Ligi: Center and Reform coalition in Tallinn ‘very unlikely’ ({{commentsTotal}})

Jürgen Ligi
Jürgen Ligi Source: (Reformierakond)

Member of the Reform Party’s leadership and former minister Jürgen Ligi said he couldn’t imagine how the parallel universe created by the Center Party in Tallinn could be liquidated with its creators involved, especially as Prime Minister Jüri Ratas (Center) hadn’t been critical of it at all.

In comments made to daily Õhtuleht, Ligi went against speculations that the country’s two biggest parties could run the capital together after the upcoming local elections in autumn this year.

“How could we get rid of the ballast with the Center Party? The party soldiers on the city’s payroll, the Mafia-like environment in the city government? The shameful city media, the municipal bank, the municipal shops, the Municipal Police that’s so far away from the actual police? Or the interference with businesses to satisfy personal interests?”, Ligi asked.

About the city’s own TV channel, Tallinna TV, Ligi said that all it did was damage the city government’s reputation, its programs being “grotesque” and a “parody of the freedom of thought”.

Borough mayor: Center and Reform have little in common

Raimond Kaljulaid (Center), mayor of the North-Tallinn borough of the capital, said that he agreed with Jürgen Ligi in so far as there was little the two parties had in common in Tallinn. Wiping out all that had been done in Tallinn couldn’t be the plan to go ahead with, Kaljulaid said.

In response to Ligi’s comments, Kaljulaid said that as long as the Reform Party insisted on abolishing Tallinn’s free public transport, stop the municipal construction programs, and put an end to other social projects, a coalition was indeed very difficult to imagine.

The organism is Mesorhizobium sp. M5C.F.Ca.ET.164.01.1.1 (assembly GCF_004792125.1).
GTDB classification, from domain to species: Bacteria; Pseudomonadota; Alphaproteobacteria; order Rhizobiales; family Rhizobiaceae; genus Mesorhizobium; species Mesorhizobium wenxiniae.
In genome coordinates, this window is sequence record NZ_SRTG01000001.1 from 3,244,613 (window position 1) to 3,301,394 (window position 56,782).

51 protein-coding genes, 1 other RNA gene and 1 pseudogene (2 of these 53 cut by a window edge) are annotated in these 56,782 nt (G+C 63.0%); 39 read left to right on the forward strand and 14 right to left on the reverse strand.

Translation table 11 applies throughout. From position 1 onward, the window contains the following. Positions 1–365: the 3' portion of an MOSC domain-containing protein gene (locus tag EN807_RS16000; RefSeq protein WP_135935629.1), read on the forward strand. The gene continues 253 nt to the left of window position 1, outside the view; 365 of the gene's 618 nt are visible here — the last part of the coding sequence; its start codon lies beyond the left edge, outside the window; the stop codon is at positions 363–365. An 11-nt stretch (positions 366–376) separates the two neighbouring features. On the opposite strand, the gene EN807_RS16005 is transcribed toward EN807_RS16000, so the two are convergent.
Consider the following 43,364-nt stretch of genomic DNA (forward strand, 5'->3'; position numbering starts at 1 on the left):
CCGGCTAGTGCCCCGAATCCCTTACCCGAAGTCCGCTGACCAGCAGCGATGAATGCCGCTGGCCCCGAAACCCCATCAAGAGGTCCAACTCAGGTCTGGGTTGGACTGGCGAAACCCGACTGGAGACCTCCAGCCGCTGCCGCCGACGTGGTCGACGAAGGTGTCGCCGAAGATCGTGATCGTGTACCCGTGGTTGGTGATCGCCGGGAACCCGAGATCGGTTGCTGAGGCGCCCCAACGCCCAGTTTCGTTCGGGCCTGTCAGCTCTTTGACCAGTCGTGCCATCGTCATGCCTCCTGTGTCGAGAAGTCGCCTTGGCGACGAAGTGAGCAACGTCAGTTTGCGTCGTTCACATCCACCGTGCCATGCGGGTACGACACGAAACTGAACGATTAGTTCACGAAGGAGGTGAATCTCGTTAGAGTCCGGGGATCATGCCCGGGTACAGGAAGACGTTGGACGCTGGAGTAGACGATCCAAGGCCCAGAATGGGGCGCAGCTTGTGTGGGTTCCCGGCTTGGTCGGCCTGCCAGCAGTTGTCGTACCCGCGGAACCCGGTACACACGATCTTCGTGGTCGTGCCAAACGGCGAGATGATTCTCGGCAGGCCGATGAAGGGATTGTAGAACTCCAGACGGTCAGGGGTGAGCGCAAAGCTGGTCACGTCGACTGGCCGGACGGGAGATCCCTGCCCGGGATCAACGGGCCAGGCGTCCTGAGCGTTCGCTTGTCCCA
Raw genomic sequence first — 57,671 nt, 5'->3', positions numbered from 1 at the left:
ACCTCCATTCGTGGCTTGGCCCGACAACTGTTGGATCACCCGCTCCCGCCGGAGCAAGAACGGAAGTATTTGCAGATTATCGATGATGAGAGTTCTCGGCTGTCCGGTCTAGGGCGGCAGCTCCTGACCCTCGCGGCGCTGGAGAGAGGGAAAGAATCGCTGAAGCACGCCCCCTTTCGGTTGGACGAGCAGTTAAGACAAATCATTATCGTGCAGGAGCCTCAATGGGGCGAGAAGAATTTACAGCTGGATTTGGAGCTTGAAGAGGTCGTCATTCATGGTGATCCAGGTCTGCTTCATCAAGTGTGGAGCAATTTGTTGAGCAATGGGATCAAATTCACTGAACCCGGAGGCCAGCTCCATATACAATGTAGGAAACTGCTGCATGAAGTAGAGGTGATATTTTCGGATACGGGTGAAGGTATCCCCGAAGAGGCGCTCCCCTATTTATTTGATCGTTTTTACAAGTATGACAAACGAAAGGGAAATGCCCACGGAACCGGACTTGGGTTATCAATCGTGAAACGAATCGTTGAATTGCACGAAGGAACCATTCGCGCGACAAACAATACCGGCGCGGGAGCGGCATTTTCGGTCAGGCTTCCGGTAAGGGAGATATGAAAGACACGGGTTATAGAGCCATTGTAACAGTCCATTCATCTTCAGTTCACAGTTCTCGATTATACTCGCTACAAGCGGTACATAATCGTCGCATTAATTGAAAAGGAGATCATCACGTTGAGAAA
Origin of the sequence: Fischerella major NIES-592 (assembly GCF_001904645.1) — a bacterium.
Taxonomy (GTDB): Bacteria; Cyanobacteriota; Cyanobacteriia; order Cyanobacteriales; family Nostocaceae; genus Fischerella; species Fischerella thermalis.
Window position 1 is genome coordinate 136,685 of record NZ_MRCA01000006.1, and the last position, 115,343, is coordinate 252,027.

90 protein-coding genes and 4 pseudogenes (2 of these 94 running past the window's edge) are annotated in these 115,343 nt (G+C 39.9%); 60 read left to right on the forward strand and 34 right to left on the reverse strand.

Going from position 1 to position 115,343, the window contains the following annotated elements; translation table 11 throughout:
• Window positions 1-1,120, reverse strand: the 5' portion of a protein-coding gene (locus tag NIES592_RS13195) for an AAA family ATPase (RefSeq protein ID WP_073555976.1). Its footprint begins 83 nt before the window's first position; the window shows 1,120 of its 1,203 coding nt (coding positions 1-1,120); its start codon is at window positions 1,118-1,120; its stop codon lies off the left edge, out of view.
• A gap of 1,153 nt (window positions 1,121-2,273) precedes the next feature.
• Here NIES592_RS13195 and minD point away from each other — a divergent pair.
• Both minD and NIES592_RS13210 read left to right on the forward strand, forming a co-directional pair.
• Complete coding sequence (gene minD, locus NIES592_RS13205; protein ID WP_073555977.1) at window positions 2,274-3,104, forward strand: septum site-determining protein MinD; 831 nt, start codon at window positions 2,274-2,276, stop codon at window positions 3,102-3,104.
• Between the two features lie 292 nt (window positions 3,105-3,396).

“So far their only platform has been to close this and put an end to that, but we’ve heard nothing so far what they’re planning to do instead. For this reason alone we couldn’t even talk about possible constructive cooperation,” Kaljulaid said.

He also pointed out that the Reform Party was neither interested nor competent to run the local government. “I can’t imagine Jürgen Ligi as the borough mayor of Haabersti, for example. Perhaps Jürgen Ligi can, but it seems to me that this wouldn’t be good either for him or for Haabersti. I can’t imagine how [former prime minister] Taavi Rõivas or [party chairman] Hanno Pevkur would go ahead with social care services. These are issues the members of the Reform Party have never cared about,” Kaljulaid added.

While the Reform Party had been in government, it had been inequality in Estonia that had grown, not the economy, Kaljulaid pointed out. And now that the party was in opposition, its behavior had become even more worrying.

Editor: Dario Cavegn



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